Notice Of Default

What is a Notice of Default?

A Notice of Default is a formal letter from a lender sent when you fall into arrears. The notice sets out the arrears and what you have to do to put things right within 14 days of receipt of the letter.

Failure to respond to a Notice of Default results in an automatic default, which appears on your credit file for six years, irrespective of whether you subsequently pay the account in part or in full.

The notice is required before creditor (lender) can take any of the following five actions:

  • Terminate the agreement
  • Repossess goods or land
  • Demand earlier payment of sums due under the agreement
  • Teat as restricted
  • Terminate or defer any of the debtor’s rights under the agreement and enforce a security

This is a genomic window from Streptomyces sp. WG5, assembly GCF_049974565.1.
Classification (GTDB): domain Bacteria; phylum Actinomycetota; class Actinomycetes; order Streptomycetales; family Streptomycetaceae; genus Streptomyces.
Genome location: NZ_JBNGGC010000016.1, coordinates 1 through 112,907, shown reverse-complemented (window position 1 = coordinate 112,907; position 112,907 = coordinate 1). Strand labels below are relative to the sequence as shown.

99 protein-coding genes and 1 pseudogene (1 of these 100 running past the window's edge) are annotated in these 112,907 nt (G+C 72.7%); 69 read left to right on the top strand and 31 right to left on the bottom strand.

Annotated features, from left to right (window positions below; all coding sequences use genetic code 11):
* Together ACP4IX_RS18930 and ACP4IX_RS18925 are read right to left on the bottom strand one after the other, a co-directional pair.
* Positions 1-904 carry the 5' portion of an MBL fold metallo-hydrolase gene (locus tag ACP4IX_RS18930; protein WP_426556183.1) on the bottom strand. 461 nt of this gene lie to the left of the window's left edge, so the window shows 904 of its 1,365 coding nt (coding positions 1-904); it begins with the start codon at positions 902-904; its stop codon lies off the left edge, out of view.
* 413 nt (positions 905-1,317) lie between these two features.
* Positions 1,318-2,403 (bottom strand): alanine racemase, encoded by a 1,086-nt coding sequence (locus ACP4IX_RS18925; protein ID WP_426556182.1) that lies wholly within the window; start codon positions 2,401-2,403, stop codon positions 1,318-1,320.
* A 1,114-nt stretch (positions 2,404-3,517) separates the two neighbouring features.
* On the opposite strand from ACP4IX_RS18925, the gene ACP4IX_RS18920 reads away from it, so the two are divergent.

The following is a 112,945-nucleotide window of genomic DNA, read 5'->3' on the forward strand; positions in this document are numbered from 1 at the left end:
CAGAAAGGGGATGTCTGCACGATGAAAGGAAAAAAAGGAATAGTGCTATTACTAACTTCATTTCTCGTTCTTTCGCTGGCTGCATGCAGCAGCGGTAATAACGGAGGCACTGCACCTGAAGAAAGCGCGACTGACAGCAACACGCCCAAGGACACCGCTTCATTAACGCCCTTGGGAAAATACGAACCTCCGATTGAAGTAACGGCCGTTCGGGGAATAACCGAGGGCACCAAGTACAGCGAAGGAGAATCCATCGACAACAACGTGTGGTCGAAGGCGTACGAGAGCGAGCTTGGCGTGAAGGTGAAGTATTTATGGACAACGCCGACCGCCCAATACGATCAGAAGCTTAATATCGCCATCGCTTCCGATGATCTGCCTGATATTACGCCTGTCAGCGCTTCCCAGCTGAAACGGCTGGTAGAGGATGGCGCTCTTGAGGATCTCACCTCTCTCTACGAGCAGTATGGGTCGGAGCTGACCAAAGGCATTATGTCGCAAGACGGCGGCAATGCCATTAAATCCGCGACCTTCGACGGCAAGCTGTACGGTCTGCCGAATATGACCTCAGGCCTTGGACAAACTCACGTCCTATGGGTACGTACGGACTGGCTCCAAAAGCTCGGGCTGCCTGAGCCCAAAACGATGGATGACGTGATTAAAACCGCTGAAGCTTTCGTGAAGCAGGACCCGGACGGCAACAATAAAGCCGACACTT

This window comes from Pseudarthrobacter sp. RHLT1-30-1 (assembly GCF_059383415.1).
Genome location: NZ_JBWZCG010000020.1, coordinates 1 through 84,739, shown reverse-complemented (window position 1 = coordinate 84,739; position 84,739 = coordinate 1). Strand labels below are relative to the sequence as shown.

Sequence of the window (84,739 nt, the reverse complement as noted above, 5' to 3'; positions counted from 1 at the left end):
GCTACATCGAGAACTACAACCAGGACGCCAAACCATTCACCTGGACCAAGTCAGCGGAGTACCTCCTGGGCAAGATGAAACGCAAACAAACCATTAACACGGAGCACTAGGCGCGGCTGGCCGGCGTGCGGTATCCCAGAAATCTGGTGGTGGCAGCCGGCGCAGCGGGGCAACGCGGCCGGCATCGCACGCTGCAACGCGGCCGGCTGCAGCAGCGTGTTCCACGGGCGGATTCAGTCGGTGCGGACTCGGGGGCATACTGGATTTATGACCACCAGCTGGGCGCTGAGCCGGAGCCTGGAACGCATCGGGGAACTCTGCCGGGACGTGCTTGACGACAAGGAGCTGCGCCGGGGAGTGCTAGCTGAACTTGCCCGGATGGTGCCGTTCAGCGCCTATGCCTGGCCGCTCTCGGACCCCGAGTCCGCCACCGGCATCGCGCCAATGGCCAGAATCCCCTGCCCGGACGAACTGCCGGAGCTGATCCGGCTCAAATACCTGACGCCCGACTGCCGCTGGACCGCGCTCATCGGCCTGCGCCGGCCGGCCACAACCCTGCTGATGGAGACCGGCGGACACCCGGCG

It applies to all types of breach of a regulated agreement, not just default in payment and is only applicable where the creditor intends to take one of the five types of action. A simple reminder not threatening one of these actions is not a Default Notice and not governed by Consumer Credit Act 1974.


Q: How does it affect my credit rating?

A: A notice of default will not appear on your credit report, but the default itself will if you do not pay off the outstanding amount within the 14 day period. Defaults can be damaging to your credit rating and seriously affect your ability to get credit.

Q: What happens after receiving a Notice of Default?

A: If the amount is not settled within the specified time, you will be issued a default.

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